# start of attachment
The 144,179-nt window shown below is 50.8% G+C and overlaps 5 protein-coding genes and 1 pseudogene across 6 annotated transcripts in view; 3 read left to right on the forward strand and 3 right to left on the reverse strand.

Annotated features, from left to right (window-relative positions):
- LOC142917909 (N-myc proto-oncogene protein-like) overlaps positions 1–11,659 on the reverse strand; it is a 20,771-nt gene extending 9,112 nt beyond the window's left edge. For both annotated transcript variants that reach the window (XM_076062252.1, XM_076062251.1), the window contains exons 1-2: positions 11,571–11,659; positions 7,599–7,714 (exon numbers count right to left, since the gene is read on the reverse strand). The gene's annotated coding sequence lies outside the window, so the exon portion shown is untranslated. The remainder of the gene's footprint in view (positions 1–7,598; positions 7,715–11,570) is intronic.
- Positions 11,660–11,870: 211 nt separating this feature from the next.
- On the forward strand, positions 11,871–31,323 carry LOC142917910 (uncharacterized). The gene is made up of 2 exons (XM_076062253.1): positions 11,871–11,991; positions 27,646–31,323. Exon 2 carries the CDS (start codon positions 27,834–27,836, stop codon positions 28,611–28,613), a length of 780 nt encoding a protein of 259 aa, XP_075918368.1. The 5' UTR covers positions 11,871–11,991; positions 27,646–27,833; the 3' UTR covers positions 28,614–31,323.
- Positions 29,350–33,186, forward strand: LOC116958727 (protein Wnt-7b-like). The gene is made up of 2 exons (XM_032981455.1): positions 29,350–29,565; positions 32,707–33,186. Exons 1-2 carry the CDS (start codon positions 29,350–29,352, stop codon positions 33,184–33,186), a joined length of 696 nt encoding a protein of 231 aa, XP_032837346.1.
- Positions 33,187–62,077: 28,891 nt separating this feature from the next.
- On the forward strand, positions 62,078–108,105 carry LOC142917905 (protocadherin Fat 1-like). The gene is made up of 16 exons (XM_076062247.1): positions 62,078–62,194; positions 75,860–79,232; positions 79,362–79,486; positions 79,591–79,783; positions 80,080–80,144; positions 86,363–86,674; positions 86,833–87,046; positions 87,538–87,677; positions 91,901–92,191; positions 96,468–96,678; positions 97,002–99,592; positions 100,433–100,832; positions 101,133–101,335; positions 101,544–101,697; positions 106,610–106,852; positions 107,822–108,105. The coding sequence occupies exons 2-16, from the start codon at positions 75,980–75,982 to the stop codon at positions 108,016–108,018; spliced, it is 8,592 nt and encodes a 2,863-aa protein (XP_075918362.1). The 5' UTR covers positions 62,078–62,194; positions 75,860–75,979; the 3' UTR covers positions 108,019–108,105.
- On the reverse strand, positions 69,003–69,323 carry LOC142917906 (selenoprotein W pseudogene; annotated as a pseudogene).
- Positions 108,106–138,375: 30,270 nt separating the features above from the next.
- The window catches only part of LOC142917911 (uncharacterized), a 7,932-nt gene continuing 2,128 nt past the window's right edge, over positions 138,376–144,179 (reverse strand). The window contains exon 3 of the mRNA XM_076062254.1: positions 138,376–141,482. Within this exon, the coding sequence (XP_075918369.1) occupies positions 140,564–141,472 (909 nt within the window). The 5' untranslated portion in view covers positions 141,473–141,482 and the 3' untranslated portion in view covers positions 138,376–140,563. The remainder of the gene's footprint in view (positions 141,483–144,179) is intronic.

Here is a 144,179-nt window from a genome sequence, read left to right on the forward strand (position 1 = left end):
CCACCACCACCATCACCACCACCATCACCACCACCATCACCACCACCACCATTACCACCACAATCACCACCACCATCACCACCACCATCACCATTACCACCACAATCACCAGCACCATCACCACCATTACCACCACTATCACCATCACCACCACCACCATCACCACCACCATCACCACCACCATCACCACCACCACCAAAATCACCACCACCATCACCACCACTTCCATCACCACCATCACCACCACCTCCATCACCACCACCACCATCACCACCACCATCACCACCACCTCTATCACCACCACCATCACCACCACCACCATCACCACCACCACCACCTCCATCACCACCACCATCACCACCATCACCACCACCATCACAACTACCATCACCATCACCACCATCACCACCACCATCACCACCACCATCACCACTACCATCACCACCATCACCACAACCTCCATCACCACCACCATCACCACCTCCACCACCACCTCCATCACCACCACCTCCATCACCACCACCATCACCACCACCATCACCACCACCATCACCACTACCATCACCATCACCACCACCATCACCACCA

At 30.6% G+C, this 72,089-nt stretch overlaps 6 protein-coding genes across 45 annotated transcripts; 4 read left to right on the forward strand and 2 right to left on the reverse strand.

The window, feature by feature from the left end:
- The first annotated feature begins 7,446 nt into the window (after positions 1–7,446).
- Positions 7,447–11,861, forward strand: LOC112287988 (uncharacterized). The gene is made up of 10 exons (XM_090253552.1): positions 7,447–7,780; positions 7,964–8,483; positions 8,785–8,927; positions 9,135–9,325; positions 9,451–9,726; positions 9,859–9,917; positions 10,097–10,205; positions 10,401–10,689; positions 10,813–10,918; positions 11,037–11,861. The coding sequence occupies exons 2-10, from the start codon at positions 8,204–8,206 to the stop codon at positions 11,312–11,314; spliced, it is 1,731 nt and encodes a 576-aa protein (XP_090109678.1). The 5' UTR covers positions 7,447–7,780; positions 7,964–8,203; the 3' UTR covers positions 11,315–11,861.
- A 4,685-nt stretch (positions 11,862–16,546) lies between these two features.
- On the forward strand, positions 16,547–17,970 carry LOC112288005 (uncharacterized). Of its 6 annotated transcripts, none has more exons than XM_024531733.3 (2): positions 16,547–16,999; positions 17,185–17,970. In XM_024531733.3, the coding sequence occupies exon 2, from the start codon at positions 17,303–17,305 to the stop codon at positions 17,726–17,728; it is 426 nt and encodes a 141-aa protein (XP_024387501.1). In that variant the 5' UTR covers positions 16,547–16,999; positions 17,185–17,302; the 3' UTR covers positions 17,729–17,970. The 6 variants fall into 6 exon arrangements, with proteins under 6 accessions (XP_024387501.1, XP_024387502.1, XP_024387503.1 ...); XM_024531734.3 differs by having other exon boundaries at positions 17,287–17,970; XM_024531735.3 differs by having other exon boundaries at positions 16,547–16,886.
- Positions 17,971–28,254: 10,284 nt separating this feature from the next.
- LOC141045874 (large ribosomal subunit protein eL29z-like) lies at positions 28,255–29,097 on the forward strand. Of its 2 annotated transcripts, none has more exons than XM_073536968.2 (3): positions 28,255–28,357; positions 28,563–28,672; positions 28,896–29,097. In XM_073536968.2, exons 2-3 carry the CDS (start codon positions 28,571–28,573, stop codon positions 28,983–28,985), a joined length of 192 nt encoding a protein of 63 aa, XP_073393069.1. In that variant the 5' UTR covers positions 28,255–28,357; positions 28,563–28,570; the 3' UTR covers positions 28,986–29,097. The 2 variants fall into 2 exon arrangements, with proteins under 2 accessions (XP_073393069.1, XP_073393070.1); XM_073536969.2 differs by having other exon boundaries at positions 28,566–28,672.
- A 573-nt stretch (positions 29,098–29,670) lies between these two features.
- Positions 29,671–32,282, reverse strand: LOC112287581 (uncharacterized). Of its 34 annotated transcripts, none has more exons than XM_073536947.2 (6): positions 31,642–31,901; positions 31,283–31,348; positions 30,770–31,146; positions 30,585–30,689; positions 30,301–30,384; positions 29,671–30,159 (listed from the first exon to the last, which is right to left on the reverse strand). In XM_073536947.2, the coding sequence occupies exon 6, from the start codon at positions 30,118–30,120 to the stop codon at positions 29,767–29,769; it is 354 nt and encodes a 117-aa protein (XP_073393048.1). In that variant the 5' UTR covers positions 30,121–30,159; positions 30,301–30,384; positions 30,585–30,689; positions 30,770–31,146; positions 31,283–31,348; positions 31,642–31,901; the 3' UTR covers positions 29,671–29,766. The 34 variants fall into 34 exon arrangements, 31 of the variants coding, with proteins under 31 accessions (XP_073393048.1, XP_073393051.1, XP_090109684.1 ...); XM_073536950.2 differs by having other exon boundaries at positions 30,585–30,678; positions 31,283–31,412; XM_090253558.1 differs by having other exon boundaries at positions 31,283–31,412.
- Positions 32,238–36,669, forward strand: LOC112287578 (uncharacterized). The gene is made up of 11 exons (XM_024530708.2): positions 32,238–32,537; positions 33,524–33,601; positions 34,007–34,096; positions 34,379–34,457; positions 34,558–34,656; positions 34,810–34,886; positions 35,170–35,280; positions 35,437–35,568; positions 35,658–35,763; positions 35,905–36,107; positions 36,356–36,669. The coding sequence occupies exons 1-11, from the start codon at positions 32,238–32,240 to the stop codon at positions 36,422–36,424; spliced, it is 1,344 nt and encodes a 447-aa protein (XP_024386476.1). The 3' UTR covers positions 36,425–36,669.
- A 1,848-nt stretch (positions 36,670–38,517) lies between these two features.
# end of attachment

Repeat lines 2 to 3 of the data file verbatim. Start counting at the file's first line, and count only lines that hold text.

Annotated features, from left to right (window-relative positions):
- LOC142917909 (N-myc proto-oncogene protein-like) overlaps positions 1–11,659 on the reverse strand; it is a 20,771-nt gene extending 9,112 nt beyond the window's left edge. For both annotated transcript variants that reach the window (XM_076062252.1, XM_076062251.1), the window contains exons 1-2: positions 11,571–11,659; positions 7,599–7,714 (exon numbers count right to left, since the gene is read on the reverse strand). The gene's annotated coding sequence lies outside the window, so the exon portion shown is untranslated. The remainder of the gene's footprint in view (positions 1–7,598; positions 7,715–11,570) is intronic.